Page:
CAGLIARI, Sardinia -- An Ohio businessman arrested in a 3-year- old Glendale insurance-money murder plot may be in jail in Italy for a month until he can be extradicted to California, Italian police said Sunday.
John Barrett Hawkins, 28, was nabbed Thursday aboard a 15-meter luxury catamaran as he sailed into Cannigione, on the northern coast of the Mediterranean island of Sardinia.
Barrett is the third and final suspect in the 1988 murder of a North Hollywood accountant who was killed and then misidentified as Hawkins's business partner to collect $1.5 million in insurance money.
Authorities say Barrett, the sole beneficiary of the insurance policy, fled with the money. Two alleged accomplices are behind bars.
Melvin Hanson, who was Barrett's partner in an Ohio athletic clothing business, is awaiting trial on charges of murder and conspiracy.
Authorities say Hanson fled after the murder to Mexico, where he underwent plastic surgery and changed his name to Wolfgang von Snowden. He was arrested in 1989 when he tried to return to the United States.
The other member of the murder plot, Dr. Richard Boggs, is awaiting sentencing on his conviction on murder and conspiracy charges in connection with the 1988 slaying of Ellis Greene.
Prosecutors said that Boggs picked up Greene at the Rawhide bar in North Hollywood, brought him back to his medical office in Glendale, disabled him with a stun gun and then suffocated him.
Both Boggs and Hawkins then identified the body as Hanson's. Boggs reported that he had died of heart trouble.
Investigators said that Hawkins immediately had the body cremated, collected the money and then dropped from sight, leaving his partners- in-fraud without a cent.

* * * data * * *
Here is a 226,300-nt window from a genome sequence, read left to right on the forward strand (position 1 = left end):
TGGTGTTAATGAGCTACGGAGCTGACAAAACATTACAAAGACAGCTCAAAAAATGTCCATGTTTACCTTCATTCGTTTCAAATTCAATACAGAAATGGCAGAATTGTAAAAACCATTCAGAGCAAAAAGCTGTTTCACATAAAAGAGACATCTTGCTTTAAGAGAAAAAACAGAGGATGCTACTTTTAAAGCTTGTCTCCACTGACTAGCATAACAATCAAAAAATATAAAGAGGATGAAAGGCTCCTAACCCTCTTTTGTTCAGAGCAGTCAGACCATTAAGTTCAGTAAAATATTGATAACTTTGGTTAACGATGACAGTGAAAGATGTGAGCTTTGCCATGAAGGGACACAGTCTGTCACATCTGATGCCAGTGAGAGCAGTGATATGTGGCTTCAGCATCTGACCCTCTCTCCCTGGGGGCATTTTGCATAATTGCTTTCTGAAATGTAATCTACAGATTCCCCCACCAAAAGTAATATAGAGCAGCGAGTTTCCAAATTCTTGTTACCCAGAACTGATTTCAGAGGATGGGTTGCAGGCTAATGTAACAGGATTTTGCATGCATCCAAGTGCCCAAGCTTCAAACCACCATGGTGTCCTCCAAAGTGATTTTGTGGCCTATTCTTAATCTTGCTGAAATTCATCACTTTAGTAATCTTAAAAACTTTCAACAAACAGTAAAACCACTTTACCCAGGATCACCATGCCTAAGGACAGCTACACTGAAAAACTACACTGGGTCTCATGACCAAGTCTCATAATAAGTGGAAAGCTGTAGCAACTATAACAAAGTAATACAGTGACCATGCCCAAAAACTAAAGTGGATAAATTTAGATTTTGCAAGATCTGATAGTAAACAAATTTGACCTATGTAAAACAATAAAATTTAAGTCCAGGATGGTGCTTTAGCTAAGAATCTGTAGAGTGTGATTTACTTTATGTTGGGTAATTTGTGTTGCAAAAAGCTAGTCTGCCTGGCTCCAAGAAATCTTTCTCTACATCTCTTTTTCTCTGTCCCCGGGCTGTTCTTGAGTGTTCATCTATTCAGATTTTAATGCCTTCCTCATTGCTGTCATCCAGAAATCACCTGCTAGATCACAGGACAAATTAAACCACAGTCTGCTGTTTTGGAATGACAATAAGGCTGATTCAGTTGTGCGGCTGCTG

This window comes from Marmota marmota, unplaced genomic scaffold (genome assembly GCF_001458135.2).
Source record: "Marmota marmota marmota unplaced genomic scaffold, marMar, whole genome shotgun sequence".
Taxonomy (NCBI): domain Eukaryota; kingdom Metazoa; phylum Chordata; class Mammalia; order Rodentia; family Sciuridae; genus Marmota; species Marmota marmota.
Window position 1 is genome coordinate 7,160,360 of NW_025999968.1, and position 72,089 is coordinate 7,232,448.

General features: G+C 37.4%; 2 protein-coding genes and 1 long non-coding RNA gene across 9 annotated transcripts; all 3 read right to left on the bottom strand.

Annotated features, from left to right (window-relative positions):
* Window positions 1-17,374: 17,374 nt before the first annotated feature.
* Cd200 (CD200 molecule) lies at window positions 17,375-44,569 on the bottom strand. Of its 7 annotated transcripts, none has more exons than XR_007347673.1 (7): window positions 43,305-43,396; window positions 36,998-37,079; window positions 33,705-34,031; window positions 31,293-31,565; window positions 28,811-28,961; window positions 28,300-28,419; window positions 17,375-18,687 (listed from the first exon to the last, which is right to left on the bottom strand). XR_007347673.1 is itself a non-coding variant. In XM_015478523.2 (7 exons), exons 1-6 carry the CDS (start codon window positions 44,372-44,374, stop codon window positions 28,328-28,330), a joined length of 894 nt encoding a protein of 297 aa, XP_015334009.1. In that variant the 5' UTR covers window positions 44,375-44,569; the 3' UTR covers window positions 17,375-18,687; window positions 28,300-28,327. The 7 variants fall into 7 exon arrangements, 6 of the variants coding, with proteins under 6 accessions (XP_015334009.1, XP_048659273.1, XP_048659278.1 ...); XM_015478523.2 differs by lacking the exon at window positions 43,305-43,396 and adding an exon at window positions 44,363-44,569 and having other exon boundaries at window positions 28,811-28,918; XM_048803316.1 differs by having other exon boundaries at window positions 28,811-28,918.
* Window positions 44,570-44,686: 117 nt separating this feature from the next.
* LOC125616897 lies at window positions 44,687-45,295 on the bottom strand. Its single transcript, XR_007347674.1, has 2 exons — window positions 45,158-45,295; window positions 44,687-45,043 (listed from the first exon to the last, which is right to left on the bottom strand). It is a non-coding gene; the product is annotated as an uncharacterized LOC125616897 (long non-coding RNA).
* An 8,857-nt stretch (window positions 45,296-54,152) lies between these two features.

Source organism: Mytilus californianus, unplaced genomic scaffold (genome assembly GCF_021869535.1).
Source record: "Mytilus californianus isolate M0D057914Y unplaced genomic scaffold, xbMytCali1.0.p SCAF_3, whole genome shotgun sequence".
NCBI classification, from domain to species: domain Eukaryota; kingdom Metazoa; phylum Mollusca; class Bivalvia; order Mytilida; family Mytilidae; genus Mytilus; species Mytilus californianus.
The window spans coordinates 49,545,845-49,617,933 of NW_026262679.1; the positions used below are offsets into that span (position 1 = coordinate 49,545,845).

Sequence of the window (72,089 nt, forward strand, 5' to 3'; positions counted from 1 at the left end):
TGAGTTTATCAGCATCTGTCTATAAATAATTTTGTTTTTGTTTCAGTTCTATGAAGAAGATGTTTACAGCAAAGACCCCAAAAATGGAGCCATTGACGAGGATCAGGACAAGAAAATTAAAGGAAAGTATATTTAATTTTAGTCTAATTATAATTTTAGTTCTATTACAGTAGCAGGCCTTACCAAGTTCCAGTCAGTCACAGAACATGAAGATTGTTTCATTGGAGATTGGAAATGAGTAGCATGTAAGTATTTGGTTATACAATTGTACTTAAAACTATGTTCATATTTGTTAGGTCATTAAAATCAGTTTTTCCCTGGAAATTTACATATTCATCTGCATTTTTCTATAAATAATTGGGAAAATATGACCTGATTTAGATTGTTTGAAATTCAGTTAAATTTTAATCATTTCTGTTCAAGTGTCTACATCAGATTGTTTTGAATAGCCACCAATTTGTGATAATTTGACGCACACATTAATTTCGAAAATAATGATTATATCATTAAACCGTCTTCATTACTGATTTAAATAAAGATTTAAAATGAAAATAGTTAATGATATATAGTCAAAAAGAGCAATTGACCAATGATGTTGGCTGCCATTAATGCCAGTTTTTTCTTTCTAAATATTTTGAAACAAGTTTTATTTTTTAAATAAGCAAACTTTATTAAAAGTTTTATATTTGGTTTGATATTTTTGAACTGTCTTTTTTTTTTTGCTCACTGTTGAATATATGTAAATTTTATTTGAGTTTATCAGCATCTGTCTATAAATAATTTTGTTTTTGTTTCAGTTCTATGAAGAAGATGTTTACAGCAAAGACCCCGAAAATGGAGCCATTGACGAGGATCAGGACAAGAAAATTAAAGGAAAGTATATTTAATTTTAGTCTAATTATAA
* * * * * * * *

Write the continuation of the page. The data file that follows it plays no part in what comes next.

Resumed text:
Italian officials said Sunday that proceedings to extradict Hawkins would probably take close to a month because of the August holiday period, when the Italian judicial system grinds almost to a halt.
Italian police said that they took Hawkins into custody after receiving an anonymous tip that he was in the area of Sardenia. The FBI and Interpol were also reportedly involved in the case.
Officials are thought to have been aided by U.S. military intelligence at the nearby nuclear submarine base at Maddalena, Sardinia.
Hawkins' Mercedes, the keys still in the ignition, was found abandoned at the Colombus, Ohio, airport sometime what after has been dubbed 'the perfect crime.'
Officials said that Hawkins' plan was blown after an insurance agent asked for a photo and fingerprint of the dead man.
Italian investigators said that Hawkins showed a false passport when they searched his catamaran, but offered no resistance upon arrest.
Officials believe that Hawkins had been sailing for a month before his capture aboard the Dutch-flagged 'Carpe Diem,' Latin for 'seize the day.'